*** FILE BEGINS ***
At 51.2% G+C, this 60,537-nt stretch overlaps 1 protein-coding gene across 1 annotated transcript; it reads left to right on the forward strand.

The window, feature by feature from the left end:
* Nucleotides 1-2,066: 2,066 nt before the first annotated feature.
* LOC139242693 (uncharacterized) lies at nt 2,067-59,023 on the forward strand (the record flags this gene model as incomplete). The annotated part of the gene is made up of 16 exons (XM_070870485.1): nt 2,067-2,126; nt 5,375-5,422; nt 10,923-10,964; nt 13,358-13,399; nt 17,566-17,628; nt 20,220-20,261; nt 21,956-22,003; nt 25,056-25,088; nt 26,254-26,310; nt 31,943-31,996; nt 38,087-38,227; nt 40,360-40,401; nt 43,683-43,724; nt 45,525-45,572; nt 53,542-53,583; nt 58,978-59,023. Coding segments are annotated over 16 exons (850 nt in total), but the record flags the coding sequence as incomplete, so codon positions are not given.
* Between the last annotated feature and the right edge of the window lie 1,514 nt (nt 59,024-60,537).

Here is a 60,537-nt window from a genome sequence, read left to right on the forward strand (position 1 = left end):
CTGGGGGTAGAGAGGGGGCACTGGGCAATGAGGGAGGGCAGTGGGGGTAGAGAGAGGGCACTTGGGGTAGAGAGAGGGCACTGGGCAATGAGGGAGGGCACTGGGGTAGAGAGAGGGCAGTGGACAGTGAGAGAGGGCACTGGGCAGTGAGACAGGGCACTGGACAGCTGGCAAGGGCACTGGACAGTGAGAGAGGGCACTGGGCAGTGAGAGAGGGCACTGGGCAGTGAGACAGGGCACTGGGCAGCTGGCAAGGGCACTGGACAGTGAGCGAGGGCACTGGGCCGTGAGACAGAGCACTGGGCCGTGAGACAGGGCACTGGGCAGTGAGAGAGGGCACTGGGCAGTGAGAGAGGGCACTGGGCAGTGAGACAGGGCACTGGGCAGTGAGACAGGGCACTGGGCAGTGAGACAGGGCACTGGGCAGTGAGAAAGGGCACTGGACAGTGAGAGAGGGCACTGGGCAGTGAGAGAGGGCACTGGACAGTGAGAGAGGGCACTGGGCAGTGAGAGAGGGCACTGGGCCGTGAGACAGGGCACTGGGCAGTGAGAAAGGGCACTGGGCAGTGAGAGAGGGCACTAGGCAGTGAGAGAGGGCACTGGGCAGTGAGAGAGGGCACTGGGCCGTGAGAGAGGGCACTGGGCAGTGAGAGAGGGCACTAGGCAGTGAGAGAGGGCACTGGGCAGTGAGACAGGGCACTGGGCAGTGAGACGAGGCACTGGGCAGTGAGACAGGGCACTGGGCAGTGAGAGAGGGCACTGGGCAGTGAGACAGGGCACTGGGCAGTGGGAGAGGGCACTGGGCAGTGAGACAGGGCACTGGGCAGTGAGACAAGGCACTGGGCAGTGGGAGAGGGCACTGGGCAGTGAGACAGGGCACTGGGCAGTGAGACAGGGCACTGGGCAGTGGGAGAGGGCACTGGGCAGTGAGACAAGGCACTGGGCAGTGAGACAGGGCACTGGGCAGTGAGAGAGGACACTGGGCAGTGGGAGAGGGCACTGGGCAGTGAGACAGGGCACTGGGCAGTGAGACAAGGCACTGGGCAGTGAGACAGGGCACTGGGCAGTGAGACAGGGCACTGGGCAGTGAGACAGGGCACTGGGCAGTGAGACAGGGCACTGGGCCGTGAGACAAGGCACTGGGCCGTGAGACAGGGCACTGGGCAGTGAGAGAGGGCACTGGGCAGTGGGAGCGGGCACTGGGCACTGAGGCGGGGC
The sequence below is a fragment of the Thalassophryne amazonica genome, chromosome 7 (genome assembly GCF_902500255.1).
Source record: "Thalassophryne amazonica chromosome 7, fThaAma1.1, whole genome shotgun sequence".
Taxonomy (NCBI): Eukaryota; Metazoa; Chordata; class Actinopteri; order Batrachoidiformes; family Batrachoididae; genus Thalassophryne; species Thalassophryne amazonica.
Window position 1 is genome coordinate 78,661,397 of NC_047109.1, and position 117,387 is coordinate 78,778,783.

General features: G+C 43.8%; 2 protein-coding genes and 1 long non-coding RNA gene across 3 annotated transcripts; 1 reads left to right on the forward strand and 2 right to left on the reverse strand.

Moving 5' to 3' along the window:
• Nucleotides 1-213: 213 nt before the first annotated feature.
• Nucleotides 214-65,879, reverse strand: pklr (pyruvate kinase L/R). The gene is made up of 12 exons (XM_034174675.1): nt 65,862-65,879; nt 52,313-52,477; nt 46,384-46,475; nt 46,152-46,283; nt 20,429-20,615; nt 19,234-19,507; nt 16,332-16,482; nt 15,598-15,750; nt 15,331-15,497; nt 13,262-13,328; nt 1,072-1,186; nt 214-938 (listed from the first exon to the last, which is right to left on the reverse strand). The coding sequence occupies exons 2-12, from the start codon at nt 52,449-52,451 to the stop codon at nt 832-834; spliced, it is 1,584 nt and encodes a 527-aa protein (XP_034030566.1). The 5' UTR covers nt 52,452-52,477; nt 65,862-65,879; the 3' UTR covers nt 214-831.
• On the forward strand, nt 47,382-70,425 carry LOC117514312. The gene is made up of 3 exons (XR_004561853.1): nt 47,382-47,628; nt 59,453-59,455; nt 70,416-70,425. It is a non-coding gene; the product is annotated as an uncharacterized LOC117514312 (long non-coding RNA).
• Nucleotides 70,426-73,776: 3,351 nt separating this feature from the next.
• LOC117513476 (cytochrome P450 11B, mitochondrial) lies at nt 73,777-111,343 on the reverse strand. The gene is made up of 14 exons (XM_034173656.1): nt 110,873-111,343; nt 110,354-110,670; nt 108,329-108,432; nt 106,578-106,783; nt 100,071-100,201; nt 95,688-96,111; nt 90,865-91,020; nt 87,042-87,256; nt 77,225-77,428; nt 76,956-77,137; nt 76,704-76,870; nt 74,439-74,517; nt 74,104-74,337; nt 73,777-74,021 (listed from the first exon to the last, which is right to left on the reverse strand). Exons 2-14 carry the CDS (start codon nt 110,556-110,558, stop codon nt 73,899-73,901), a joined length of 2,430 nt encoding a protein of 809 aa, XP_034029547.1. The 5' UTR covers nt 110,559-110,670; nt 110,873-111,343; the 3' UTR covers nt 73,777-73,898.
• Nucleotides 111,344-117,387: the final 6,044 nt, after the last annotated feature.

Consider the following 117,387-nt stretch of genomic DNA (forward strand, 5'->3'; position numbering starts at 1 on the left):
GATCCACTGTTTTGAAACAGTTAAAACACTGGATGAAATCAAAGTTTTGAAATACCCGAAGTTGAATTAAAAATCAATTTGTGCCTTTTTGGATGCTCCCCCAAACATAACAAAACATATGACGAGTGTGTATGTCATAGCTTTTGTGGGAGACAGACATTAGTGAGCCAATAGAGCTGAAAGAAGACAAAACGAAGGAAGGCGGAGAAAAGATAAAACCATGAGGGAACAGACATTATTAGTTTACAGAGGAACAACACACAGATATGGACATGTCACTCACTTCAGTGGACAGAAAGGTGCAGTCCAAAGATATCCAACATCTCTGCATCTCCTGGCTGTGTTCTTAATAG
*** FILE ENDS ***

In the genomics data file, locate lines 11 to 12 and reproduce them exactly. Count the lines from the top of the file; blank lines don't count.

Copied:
Window position 1 is genome coordinate 78,661,397 of NC_047109.1, and position 117,387 is coordinate 78,778,783.

General features: G+C 43.8%; 2 protein-coding genes and 1 long non-coding RNA gene across 3 annotated transcripts; 1 reads left to right on the forward strand and 2 right to left on the reverse strand.